By Delusional Economics, who is determined to cleanse the daily flow of vested interests propaganda to produce a balanced counterpoint. Cross posted from MacroBusiness.
The SMP is dead! Long live the SMP!
OMT? Surely they could have just called it SMP2
What am I talking about?
Overnight Mario Draghi announced the new emergency program designed to support the ailing Eurozone. Most of the package was leaked out prior to the meeting so it wasn’t too much of a surprise when it was announced. The “unlimited” scale was, however, certainly an upside surprise.
The new program will be called OMT which means “Outright Monetary Transactions” and is a replacement of the Securities Markets Program (SMP) which the ECB previously used to purchase €209bn of EZ sovereign bonds. The SMP had been dormant for 5 months.
The OMT will have a pre-condition that any country receiving its benefits must already be under a EFSF, ESM,ECCL, or similar with a binding fiscal adjustment program in place preferably under the guidance of the IMF. The OMT will concentrate on purchasing sovereign bonds with a >3 year maturity in the secondary market and will have an unlimited capacity to do so. There will be no pre-announcement of the scale of any purchases or of any target yields. Importantly the ECB has also removed seniority on the program so that private sector actors in the primary and secondary markets will be on-par with the official sector in the case of default.
The ECB has also announced that it has reversed and removed collateral rules for Eurozone bonds as long as the issuing nation is “compliant” with the terms of an EU program. Basically this means that the ECB will ignore CRA sovereign ratings on EZ paper. All operations are to be sterilised via ECB fine-tuning operations alone the same lines as the SMP and Mr Draghi stated that the program will be stopped immediately if a country is found to be not complying with its fiscal program. This particular part I find difficult to believe.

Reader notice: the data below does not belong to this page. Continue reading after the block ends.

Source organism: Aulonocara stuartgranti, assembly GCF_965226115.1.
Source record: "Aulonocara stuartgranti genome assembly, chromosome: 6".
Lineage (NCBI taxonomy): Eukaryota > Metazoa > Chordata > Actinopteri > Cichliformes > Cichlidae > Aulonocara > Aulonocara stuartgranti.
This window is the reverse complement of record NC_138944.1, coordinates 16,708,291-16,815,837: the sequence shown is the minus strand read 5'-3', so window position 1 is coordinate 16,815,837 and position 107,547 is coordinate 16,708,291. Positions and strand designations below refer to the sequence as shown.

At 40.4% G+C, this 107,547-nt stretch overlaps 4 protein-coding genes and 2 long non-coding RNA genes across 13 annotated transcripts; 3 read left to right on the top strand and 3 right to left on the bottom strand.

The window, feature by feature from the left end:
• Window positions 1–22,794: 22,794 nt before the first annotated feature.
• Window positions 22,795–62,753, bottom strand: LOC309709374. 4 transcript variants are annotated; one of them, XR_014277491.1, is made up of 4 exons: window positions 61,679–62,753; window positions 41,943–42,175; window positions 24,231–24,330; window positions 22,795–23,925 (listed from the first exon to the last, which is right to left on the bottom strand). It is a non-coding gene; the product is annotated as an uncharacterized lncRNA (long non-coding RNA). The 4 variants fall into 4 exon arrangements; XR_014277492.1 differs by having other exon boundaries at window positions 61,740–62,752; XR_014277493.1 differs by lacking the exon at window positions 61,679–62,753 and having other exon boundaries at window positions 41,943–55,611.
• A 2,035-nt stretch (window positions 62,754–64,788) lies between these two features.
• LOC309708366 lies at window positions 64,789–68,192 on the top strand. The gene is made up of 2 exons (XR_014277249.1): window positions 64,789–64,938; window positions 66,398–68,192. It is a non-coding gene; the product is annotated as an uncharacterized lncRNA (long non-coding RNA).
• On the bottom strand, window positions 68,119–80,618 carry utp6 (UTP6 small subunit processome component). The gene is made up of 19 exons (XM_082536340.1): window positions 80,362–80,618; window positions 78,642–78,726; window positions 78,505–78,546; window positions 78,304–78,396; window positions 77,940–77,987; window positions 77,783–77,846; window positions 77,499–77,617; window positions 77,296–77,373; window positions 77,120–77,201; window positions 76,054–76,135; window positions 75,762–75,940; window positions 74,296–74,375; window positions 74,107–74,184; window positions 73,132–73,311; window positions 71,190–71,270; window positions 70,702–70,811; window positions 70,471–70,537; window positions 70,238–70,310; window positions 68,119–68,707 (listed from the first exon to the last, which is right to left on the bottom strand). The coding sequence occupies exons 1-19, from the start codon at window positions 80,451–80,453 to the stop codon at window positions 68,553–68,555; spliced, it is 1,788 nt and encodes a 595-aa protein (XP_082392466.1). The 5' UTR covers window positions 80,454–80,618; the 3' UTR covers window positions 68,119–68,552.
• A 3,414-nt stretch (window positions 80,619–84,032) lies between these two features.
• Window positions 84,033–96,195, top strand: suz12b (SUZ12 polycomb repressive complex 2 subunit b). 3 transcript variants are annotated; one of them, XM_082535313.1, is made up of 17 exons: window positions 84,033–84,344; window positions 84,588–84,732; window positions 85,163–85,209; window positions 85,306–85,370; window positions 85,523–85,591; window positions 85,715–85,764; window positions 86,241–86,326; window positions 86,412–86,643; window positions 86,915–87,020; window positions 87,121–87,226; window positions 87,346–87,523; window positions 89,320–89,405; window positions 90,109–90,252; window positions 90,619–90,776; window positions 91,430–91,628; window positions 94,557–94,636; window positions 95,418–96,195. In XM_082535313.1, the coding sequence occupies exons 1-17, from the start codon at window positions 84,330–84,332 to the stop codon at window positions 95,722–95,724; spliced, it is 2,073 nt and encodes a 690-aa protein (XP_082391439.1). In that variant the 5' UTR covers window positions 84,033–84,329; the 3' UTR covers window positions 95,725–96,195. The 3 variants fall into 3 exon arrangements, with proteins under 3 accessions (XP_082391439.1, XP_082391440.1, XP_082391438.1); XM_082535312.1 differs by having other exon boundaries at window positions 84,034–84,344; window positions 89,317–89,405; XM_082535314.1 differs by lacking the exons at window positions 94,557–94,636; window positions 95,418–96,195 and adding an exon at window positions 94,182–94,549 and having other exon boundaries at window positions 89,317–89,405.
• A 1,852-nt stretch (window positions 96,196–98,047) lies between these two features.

Mr Draghi announced there was only one dissenting vote in the Executive Council for this new program, it isn’t hard to guess who that was given this statement from the Bundesbank:
“In the most recent discussions, as before, Bundesbank President Jens Weidmann reiterated his frequently substantiated critical stance towards the purchase of government bonds by the Eurosystem.
He regards such purchases as being tantamount to financing governments by printing banknotes. Monetary policy risks being subjugated to fiscal policy. The intervention purchases must not be permitted to jeopardise the capability of monetary policy to safeguard price stability in the euro area.
If the adopted bond-purchasing programme leads to member states postponing the necessary reforms, this will further undermine confidence in the political leaders’ crisis-resolution capability. This underscores the crucial importance of ensuring both credibility in the promised conditionality and the resolute determination to immediately terminate intervention purchases if the underlying conditionality is no longer assured.
The announced interventions in the government bond market carry the additional danger that the central bank may ultimately redistribute considerable risks among various countries’ taxpayers. Such risk-sharing, however, can be legitimately authorised solely by democratically elected parliaments and governments.”
Given the structure of the program I see no reason why governments won’t now adjust their bond programs down to the short end of the curve in order to come under the ECB umbrella. Mr Draghi was asked about that response and didn’t appear to have an answer as to how he could stop it occurring.
So all up the announcements were quite impressive, in fact under the political circumstances it is difficult to see how Mario Draghi could have delivered any more. That said, the pre-condition for any of this is the binding implementation of the fiscal compact so this program is more about “keeping the lights on” than fixing the broader issues of Europe. We’ve previously seen two similar, but limited, programs from the ECB and in that time the economies of the zone have weakened further, I have no expectation that this program will change that trend. As I’ve said previously these programs are simply the inevitable response to the attempts to implement supra-Eurozone austerity under an incomplete economic framework.
Positively, however, this again shows that when Europe has it’s back to the wall it can deliver and does suggest that there is still some potential for a slow move towards a true economic union in the zone, even if it takes some blackmailing to get there. Obviously I’ll caveat that with the response we get from politicians from both sides of the divide over the coming days, particular from Spain and Germany.
The full press conference is below: